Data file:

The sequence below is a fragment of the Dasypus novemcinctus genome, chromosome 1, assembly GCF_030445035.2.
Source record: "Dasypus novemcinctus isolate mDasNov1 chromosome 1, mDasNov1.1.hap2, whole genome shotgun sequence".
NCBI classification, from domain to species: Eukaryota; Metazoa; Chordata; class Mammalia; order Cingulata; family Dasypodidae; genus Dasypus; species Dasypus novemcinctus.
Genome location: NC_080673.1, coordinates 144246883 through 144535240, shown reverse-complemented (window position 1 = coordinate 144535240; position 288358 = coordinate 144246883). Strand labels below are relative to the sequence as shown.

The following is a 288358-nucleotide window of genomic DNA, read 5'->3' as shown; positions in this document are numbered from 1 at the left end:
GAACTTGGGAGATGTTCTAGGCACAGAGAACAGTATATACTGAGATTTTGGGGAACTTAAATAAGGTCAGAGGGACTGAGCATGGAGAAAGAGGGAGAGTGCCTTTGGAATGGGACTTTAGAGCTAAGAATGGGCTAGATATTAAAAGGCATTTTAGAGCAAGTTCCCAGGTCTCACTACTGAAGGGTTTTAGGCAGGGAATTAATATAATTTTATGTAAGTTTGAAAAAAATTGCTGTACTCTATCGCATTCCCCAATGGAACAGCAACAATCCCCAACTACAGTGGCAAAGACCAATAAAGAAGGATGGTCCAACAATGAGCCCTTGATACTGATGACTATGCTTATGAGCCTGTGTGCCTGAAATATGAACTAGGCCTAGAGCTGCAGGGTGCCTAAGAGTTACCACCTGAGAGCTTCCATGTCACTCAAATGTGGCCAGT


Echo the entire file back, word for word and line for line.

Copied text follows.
The sequence below is a fragment of the Dasypus novemcinctus genome, chromosome 1, assembly GCF_030445035.2.
Source record: "Dasypus novemcinctus isolate mDasNov1 chromosome 1, mDasNov1.1.hap2, whole genome shotgun sequence".
NCBI classification, from domain to species: Eukaryota; Metazoa; Chordata; class Mammalia; order Cingulata; family Dasypodidae; genus Dasypus; species Dasypus novemcinctus.
Genome location: NC_080673.1, coordinates 144246883 through 144535240, shown reverse-complemented (window position 1 = coordinate 144535240; position 288358 = coordinate 144246883). Strand labels below are relative to the sequence as shown.

The following is a 288358-nucleotide window of genomic DNA, read 5'->3' as shown; positions in this document are numbered from 1 at the left end:
GAACTTGGGAGATGTTCTAGGCACAGAGAACAGTATATACTGAGATTTTGGGGAACTTAAATAAGGTCAGAGGGACTGAGCATGGAGAAAGAGGGAGAGTGCCTTTGGAATGGGACTTTAGAGCTAAGAATGGGCTAGATATTAAAAGGCATTTTAGAGCAAGTTCCCAGGTCTCACTACTGAAGGGTTTTAGGCAGGGAATTAATATAATTTTATGTAAGTTTGAAAAAAATTGCTGTACTCTATCGCATTCCCCAATGGAACAGCAACAATCCCCAACTACAGTGGCAAAGACCAATAAAGAAGGATGGTCCAACAATGAGCCCTTGATACTGATGACTATGCTTATGAGCCTGTGTGCCTGAAATATGAACTAGGCCTAGAGCTGCAGGGTGCCTAAGAGTTACCACCTGAGAGCTTCCATGTCACTCAAATGTGGCCAGT